Ko Weon-young from South Korea, who has been living in Beijing for five years, finds that her Chinese friends have not given up using South Korean products they are fond of. Most of Ko’s Chinese friends are women and many of them like South Korean cosmetics brands such as Amore Pacific and Leaders.
“Personally, I think THAAD has hurt Chinese people’s feelings, but it has limited impact on their habits and preferences as customers,” she said. “If using those products has already become a part of their habits and they find the products have good quality, no matter where the products are made, they will continue to use them.”
Ko admits that the boycotting makes her feel sad. “And some South Korean companies are suffering, so seeing that
makes me feel bad too.”
ShoppingShopp and tourism
Park Ji-Yu (pseudonym) is a purchasing agent currently residing in Shenzhen, Guangdong Province. Park told Metropolitan that THAAD deployment has affected South Korean business in China. Park has been living in China for more than four years, and she goes back and forth between the two countries often. She said that one can see the impact on business in South Korea, especially this May, with less Chinese tourists and customers. According to the Korea Tourism Organization, the number of Chinese tourists visiting South Korea dropped 46.5 percent on-year to 2.53 million in the first seven months of 2017. But in China, the purchasing agents’ businesses are recovering. According to what Ko has learned from her friends, sales dropped when news about THAAD implementation originally came out a couple of months ago but now have recovered. However, her friends who work at duty-free shops back in South Korea said that sales have dropped greatly, as fewer Chinese tourists have chosen to visit South Korea this year. Ko thinks that there are multiple factors at play, such as the decline of South Korean cultural influences. “K-pop music, movies, TV dramas and other cultural products have already repeated the same patterns, making Chinese consumers bored,” Ko said. “To attract more Chinese tourists and Chinese customers, South Korea will have to think of better ways.”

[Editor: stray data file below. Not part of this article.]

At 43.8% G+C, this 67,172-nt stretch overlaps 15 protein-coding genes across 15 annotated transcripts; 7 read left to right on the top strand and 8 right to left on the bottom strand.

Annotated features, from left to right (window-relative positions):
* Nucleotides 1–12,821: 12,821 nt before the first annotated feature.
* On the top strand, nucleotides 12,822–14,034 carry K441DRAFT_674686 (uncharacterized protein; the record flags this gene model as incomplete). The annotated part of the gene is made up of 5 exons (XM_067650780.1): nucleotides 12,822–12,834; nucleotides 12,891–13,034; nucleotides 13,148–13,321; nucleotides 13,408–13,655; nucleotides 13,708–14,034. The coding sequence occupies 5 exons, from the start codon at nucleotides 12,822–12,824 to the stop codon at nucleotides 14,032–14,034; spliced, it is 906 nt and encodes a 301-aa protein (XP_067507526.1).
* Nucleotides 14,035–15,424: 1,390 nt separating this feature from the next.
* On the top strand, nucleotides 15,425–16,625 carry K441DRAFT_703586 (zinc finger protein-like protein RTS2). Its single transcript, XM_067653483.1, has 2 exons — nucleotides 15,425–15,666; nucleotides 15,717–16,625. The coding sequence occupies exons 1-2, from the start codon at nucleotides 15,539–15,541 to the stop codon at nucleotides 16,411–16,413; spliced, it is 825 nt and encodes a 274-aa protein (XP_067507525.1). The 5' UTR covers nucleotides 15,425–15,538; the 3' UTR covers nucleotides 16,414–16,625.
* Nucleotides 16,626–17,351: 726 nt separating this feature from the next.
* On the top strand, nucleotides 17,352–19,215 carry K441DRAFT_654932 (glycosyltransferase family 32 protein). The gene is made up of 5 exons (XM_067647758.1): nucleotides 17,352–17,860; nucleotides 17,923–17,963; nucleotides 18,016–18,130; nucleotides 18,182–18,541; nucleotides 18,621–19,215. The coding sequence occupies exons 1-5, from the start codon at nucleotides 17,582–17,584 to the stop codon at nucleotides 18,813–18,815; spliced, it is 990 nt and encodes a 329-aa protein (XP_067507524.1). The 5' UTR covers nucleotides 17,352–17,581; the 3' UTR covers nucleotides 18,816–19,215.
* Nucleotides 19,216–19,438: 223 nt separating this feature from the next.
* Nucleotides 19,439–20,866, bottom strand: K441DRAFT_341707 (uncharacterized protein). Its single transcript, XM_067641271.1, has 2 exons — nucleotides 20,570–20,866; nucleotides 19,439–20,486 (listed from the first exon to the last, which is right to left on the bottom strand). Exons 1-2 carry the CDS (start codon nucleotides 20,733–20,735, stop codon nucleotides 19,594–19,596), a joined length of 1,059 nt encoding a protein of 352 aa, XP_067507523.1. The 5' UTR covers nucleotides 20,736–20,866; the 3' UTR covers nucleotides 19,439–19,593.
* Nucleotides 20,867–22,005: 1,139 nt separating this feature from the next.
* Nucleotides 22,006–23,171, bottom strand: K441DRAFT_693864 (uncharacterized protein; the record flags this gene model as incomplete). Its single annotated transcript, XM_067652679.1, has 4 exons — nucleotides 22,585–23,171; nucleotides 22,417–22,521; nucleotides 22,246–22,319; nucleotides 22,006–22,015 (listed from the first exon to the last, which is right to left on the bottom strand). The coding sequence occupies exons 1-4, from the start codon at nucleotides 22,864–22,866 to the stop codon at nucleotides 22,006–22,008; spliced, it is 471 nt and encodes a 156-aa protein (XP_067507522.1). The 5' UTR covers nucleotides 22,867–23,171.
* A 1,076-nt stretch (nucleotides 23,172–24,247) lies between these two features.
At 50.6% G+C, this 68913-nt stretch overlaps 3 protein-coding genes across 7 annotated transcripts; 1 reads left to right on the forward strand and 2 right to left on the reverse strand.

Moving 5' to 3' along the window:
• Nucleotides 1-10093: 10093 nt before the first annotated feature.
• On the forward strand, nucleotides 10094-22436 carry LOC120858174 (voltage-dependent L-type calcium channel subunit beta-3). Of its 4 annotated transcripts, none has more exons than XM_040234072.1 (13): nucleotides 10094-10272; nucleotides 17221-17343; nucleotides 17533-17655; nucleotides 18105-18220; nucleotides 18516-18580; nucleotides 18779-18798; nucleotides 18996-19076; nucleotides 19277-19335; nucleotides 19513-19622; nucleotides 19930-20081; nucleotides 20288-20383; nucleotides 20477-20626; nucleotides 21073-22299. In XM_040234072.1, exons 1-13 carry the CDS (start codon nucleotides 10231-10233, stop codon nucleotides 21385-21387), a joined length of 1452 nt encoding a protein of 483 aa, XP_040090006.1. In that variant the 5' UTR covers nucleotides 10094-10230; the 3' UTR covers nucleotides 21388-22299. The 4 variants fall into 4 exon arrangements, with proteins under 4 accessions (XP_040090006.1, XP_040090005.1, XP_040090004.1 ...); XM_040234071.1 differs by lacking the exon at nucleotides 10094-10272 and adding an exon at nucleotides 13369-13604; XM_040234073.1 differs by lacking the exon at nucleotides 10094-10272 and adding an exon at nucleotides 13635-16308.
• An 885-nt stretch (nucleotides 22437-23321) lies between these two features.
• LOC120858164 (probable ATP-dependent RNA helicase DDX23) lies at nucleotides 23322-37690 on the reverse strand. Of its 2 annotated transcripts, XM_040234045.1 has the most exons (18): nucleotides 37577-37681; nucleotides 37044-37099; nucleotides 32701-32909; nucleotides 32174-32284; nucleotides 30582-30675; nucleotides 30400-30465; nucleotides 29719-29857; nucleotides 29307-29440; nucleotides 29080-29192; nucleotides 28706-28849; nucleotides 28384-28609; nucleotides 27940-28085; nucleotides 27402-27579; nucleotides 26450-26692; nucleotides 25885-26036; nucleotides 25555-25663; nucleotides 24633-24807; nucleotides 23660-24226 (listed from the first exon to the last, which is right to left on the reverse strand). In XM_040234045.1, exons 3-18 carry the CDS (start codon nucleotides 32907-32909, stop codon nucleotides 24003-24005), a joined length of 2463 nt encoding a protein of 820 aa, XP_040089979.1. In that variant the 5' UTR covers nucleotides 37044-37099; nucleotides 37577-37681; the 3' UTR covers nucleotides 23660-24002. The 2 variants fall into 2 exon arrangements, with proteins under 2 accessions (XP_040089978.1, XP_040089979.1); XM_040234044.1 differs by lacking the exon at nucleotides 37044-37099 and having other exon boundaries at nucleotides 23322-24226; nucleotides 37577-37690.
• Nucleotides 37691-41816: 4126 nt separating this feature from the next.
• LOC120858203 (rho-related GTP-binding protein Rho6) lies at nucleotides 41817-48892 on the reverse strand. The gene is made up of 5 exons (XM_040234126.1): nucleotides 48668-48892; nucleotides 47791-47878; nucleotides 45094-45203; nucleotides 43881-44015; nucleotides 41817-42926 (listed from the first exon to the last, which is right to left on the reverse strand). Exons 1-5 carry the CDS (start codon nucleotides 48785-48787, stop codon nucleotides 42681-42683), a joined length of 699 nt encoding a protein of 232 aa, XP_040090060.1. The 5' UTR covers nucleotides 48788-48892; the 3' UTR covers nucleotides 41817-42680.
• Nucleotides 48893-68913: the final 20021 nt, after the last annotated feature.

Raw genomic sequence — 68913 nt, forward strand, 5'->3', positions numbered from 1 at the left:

As an English-speaking agent who mostly caters to expat customers, Park’s business was not affected. She noted the businesses of South Korean restaurants have been increasing and food products, especially trustworthy baby food brands, are getting popular too.
However, Park is not very confident that Korean products will continue to sell well in China. “It depends on the products. [There are] a lot of Chinese products to replace them. They develop so fast.”
Pressure on South Korean expats
Ko works in the Internet industry at Wangjing in Chaoyang district, known as the Korean town of the city. She told Metropolitan that because of the tensions, she tries her best not to speak Korean in public and when she has to, she speaks in a lower voice. She continues to feel psychological pressure during this time, but it’s getting better.
“I think the anti-South Korea sentiment does exist. But it’s getting better,” she said.
When THAAD was first enacted, she sometimes felt she was being stared at when speaking Korean in public or taxi drivers might start asking whether she is South Korean, which would possibly be followed by comments on THAAD deployment. But now she feels the tensions have eased.
“It’s not intimidating,” she said. She added that some of her Chinese friends also try to understand and comfort her and other South Korean expats in China.
Ko doesn’t support THAAD implementation herself. “It costs a lot, and I believe that it benefits the US in the end,” she said. There have been demonstrators against THAAD deployment on the street in South Korea, according to media reports.
Ko said that she does notice a decline in the number of South Koreans in Beijing, but she also pointed out that reasons behind it are complicated. “Some companies have left and moved to second-tier cities for cost and other reasons,” she said.
Some South Koreans in Shanghai have already moved or are considering moving to Vietnam. Advertisements of research trips for relocation and apartment rentals in Ho Chi Minh City have been posted in local community newspapers, reported huanqiu.com. Ko herself also took a tourism trip to Vietnam last month and is considering it as an option.
According to Park, some South Korean families are considering leaving Shenzhen, too, but the major reason would be living costs.
“The reason they are leaving Beijing is not necessarily THAAD related,” Ko said. “Part of the reason is that, just like China, Vietnam also has a lot of possibilities. And many South Korean enterprises have developed new locations in Vietnam, Cambodia or Indonesia, which makes the demand of talent increase there as well.”
Deployment of THAAD in South Korea against China’s interests becomes a factor that affects Chinese customers’ choices.
Instant noodles still sell well despite anti-South Korea sentiment among Chinese consumers.